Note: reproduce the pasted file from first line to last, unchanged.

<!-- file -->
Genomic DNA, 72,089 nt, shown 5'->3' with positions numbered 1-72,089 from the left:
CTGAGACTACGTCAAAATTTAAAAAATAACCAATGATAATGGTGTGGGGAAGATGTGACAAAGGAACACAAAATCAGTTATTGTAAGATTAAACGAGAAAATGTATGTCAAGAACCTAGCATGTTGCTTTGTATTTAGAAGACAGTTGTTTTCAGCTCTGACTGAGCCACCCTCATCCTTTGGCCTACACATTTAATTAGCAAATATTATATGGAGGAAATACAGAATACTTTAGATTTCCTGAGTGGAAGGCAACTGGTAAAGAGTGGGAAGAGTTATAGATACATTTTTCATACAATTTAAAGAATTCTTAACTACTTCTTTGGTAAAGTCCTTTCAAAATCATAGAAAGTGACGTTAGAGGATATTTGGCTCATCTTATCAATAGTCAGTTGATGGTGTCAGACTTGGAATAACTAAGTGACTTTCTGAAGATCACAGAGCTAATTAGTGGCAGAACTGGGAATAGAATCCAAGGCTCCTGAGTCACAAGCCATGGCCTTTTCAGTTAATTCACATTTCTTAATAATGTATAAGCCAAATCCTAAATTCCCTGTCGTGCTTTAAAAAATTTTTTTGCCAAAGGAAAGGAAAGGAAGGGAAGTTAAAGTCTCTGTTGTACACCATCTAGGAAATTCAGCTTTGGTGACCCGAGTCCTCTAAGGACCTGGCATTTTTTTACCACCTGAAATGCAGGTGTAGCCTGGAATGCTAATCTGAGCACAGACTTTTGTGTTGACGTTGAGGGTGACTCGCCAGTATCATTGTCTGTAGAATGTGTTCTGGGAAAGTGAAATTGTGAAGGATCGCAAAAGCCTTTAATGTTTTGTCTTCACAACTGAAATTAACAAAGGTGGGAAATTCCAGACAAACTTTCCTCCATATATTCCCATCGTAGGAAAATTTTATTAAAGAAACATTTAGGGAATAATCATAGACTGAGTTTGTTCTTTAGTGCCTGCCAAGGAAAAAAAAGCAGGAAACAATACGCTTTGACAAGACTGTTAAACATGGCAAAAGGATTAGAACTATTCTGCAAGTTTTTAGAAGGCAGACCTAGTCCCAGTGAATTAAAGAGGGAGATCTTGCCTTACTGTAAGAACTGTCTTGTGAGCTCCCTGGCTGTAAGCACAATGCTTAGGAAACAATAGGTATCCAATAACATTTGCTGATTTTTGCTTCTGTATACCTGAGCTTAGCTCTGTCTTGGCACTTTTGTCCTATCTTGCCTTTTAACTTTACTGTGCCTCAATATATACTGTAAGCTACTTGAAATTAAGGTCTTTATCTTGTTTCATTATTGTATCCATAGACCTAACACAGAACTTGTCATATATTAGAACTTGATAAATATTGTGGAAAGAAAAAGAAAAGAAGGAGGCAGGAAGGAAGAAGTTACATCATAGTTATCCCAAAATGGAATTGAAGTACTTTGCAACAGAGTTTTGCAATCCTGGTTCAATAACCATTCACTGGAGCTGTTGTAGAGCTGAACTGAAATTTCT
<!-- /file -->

Genomic DNA, 72,089 nt, shown 5'->3' with positions numbered 1-72,089 from the left:
CTGAGACTACGTCAAAATTTAAAAAATAACCAATGATAATGGTGTGGGGAAGATGTGACAAAGGAACACAAAATCAGTTATTGTAAGATTAAACGAGAAAATGTATGTCAAGAACCTAGCATGTTGCTTTGTATTTAGAAGACAGTTGTTTTCAGCTCTGACTGAGCCACCCTCATCCTTTGGCCTACACATTTAATTAGCAAATATTATATGGAGGAAATACAGAATACTTTAGATTTCCTGAGTGGAAGGCAACTGGTAAAGAGTGGGAAGAGTTATAGATACATTTTTCATACAATTTAAAGAATTCTTAACTACTTCTTTGGTAAAGTCCTTTCAAAATCATAGAAAGTGACGTTAGAGGATATTTGGCTCATCTTATCAATAGTCAGTTGATGGTGTCAGACTTGGAATAACTAAGTGACTTTCTGAAGATCACAGAGCTAATTAGTGGCAGAACTGGGAATAGAATCCAAGGCTCCTGAGTCACAAGCCATGGCCTTTTCAGTTAATTCACATTTCTTAATAATGTATAAGCCAAATCCTAAATTCCCTGTCGTGCTTTAAAAAATTTTTTTGCCAAAGGAAAGGAAAGGAAGGGAAGTTAAAGTCTCTGTTGTACACCATCTAGGAAATTCAGCTTTGGTGACCCGAGTCCTCTAAGGACCTGGCATTTTTTTACCACCTGAAATGCAGGTGTAGCCTGGAATGCTAATCTGAGCACAGACTTTTGTGTTGACGTTGAGGGTGACTCGCCAGTATCATTGTCTGTAGAATGTGTTCTGGGAAAGTGAAATTGTGAAGGATCGCAAAAGCCTTTAATGTTTTGTCTTCACAACTGAAATTAACAAAGGTGGGAAATTCCAGACAAACTTTCCTCCATATATTCCCATCGTAGGAAAATTTTATTAAAGAAACATTTAGGGAATAATCATAGACTGAGTTTGTTCTTTAGTGCCTGCCAAGGAAAAAAAAGCAGGAAACAATACGCTTTGACAAGACTGTTAAACATGGCAAAAGGATTAGAACTATTCTGCAAGTTTTTAGAAGGCAGACCTAGTCCCAGTGAATTAAAGAGGGAGATCTTGCCTTACTGTAAGAACTGTCTTGTGAGCTCCCTGGCTGTAAGCACAATGCTTAGGAAACAATAGGTATCCAATAACATTTGCTGATTTTTGCTTCTGTATACCTGAGCTTAGCTCTGTCTTGGCACTTTTGTCCTATCTTGCCTTTTAACTTTACTGTGCCTCAATATATACTGTAAGCTACTTGAAATTAAGGTCTTTATCTTGTTTCATTATTGTATCCATAGACCTAACACAGAACTTGTCATATATTAGAACTTGATAAATATTGTGGAAAGAAAAAGAAAAGAAGGAGGCAGGAAGGAAGAAGTTACATCATAGTTATCCCAAAATGGAATTGAAGTACTTTGCAACAGAGTTTTGCAATCCTGGTTCAATAACCATTCACTGGAGCTGTTGTAGAGCTGAACTGAAATTTCT